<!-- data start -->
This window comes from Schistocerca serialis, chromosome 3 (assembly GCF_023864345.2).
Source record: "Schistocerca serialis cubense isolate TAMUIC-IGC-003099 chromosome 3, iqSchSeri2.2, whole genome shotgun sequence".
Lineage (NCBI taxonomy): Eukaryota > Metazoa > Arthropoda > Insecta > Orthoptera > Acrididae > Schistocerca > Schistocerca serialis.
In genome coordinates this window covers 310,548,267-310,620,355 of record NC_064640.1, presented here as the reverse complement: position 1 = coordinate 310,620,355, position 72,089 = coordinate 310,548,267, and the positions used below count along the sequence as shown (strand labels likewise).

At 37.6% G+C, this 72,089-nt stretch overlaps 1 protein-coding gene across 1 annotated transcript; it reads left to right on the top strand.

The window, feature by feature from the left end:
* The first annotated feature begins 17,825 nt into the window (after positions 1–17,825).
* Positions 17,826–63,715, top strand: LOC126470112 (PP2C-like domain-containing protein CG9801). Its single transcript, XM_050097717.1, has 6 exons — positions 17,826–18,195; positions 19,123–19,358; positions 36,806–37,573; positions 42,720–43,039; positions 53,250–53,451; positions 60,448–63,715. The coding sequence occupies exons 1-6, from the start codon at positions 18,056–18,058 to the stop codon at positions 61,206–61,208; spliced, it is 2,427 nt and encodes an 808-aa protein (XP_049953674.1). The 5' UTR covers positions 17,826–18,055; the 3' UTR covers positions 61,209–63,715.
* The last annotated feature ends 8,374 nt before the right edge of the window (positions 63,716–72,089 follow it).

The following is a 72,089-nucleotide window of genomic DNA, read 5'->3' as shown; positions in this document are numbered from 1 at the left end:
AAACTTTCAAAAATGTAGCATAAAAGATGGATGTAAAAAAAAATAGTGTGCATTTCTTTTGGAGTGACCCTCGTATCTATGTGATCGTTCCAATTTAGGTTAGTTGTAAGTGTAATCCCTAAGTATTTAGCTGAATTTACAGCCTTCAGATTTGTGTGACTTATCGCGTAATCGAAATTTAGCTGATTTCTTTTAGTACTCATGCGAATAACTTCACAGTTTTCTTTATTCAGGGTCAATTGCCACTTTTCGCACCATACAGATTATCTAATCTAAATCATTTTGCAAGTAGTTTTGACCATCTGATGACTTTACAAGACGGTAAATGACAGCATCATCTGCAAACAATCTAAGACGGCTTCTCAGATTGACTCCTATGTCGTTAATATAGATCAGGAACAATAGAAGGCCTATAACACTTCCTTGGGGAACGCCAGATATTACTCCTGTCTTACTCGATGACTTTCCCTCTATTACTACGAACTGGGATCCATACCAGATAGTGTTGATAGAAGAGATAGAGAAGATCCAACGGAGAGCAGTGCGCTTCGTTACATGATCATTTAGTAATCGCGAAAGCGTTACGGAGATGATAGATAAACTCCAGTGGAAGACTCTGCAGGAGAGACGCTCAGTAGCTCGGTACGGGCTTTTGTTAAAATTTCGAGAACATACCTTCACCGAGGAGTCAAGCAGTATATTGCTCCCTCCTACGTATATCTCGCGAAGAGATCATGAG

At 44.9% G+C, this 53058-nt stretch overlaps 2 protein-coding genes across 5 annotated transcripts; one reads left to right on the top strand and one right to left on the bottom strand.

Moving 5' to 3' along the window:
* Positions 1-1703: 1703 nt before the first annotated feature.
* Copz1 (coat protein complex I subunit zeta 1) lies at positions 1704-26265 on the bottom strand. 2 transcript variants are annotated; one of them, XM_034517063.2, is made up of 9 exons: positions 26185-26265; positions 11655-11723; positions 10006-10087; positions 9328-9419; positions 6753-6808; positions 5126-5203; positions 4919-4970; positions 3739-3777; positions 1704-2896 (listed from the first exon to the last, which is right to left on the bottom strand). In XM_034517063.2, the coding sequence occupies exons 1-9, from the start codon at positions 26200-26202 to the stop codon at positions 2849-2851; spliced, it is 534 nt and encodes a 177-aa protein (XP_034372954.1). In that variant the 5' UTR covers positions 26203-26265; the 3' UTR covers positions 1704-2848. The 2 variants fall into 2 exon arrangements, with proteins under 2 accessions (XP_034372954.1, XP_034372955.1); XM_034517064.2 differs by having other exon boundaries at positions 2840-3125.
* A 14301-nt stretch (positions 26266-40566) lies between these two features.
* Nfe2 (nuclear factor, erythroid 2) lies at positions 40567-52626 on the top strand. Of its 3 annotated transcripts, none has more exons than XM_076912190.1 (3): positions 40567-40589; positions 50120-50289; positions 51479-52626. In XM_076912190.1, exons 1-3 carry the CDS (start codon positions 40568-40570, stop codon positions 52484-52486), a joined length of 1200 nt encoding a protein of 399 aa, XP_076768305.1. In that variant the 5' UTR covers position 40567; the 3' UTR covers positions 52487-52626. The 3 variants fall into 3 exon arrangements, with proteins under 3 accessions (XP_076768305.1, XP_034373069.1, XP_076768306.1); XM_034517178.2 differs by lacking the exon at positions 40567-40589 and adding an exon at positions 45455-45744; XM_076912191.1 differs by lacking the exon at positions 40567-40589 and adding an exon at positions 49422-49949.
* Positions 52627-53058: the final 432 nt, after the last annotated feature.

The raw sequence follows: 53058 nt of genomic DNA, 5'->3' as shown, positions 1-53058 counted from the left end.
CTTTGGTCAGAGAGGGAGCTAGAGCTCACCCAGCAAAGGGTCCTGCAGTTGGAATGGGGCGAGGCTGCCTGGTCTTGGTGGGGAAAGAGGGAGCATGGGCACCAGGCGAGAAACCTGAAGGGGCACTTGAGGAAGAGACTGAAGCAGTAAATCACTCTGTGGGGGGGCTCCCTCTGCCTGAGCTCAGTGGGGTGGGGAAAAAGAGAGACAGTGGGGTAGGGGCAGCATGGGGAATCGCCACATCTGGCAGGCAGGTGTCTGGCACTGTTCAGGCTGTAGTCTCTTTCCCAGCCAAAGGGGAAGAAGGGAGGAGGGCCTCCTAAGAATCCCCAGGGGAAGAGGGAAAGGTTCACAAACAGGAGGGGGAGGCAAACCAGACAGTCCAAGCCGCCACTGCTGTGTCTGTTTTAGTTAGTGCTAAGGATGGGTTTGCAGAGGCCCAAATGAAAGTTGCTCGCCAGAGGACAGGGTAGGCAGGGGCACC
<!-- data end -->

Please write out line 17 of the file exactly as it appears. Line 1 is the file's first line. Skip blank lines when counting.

* Nfe2 (nuclear factor, erythroid 2) lies at positions 40567-52626 on the top strand. Of its 3 annotated transcripts, none has more exons than XM_076912190.1 (3): positions 40567-40589; positions 50120-50289; positions 51479-52626. In XM_076912190.1, exons 1-3 carry the CDS (start codon positions 40568-40570, stop codon positions 52484-52486), a joined length of 1200 nt encoding a protein of 399 aa, XP_076768305.1. In that variant the 5' UTR covers position 40567; the 3' UTR covers positions 52487-52626. The 3 variants fall into 3 exon arrangements, with proteins under 3 accessions (XP_076768305.1, XP_034373069.1, XP_076768306.1); XM_034517178.2 differs by lacking the exon at positions 40567-40589 and adding an exon at positions 45455-45744; XM_076912191.1 differs by lacking the exon at positions 40567-40589 and adding an exon at positions 49422-49949.